For a Better Tomorrow

The Chasdei Netzach NPO was established in memory of our beloved parents who were Holocaust survivors, Mr. Nechemia Roosen and his wife, Tzila Chana Z”L. Their private salvation and miraculous survival story underline our mission – to be the messengers for the salvation of families hoping for salvation.

Our father, Mr. Nechemia Roosen, was born in Krefeld, Germany in 1926. His father worked for a living in a textile factory and raised his children with faith together with his wife, the daughter of Reb Nechemia Stern of Berlin. Our greatgrandfather established a synagogue in their home, in his desire to stay safe from the reform influence that was infiltrating the local synagogue. 

Many refugees from Poland, known as ‘Ost Juden’, also lived in Krefeld. They brought with them various customs and Father's parents adopted some of them, such as the beautiful custom that Father always kept – to give out L'chaim and cake on the memorial days of his parents and sister, and pray for the ascent of their souls. As father used to add and say: "The souls should rise, the sick be cured and everyone have salvation."

As Hitler (may his name and memory be blotted out) rose to power, father's parents moved to the Netherlands, where his father continued to work in a branch of the same textile factory and could still travel to Krefeld when necessary. Father studied in a local Jewish school, and celebrated his Bar Mitzvah in Elul 1939, a moment before the skies of Europe were turned red by the War.

When the tension in the air rose, the family had their entire belongings registered by a notary and hidden in the property of their gentile neighbors who cared for their wellbeing and deserve to be named as ‘Righteous Among the Nations’. Only after the Holocaust, when all the property did indeed return to Father's hands, did he realize how wise it was.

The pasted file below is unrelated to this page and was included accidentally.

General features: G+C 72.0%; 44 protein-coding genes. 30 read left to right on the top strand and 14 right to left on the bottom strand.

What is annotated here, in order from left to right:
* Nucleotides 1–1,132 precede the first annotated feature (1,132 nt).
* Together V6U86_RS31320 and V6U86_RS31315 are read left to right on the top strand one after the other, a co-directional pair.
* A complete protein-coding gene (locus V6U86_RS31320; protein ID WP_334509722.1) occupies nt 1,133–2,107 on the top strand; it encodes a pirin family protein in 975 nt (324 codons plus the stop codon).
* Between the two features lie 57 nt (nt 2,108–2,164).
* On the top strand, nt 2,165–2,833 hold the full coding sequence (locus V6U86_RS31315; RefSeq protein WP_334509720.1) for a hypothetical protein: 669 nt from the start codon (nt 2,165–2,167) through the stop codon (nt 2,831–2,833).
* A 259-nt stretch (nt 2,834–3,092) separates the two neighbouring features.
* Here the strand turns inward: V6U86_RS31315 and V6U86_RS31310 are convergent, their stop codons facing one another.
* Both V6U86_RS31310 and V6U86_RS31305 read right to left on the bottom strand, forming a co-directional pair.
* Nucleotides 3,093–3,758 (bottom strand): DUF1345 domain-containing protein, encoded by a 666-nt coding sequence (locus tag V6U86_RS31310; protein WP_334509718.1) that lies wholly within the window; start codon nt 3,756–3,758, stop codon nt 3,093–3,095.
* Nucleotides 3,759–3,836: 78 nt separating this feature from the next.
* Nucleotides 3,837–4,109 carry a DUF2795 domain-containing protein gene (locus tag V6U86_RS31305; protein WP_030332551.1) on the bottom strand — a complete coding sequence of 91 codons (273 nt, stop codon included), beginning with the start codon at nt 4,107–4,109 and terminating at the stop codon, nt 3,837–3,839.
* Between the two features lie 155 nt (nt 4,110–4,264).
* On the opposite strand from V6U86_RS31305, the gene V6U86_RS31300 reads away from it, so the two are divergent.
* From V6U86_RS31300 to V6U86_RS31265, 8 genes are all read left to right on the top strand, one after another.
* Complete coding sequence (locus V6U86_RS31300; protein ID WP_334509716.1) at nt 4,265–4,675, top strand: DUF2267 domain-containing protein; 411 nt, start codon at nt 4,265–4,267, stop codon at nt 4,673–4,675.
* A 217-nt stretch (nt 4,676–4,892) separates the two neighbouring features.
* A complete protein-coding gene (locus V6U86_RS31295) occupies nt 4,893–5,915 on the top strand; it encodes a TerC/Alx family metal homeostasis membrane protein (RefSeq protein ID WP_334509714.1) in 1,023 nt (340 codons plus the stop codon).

In 1942 Father’s sister Amalia married Dago Eigenfeld, but their happy marriage lasted only a few months. They were taken together with her parents and brother to the Westerbork transit camp in Northern Netherlands, from which crowded trains departed each week to the concentration camps in Germany and Poland. After staying there for about a year, Father and his parents were taken to Bergen-Belsen. The young couple, together with the baby born to them, was taken to Terezin and from there to Auschwitz, where only the young father survived, leaving behind his wife and daughter, may G-d avenge their blood.

Although there were no gas chambers in Bergen-Belsen, the angel of death wandered about and took people who died from disease and hunger. Father, whose job was to transfer shoes from the factory to the warehouse, witnessed the worst of all every day but remained strong in spirit. He did not desecrate the Shabbat. Every Shabbat day, he made his way from the factory to the warehouse without taking any shoes with him. When he was stopped, he would make up a different excuse each time, all in honor of Shabbat.

Two months before the release, his father returned his pure soul, and his dead body did not even merit to be buried.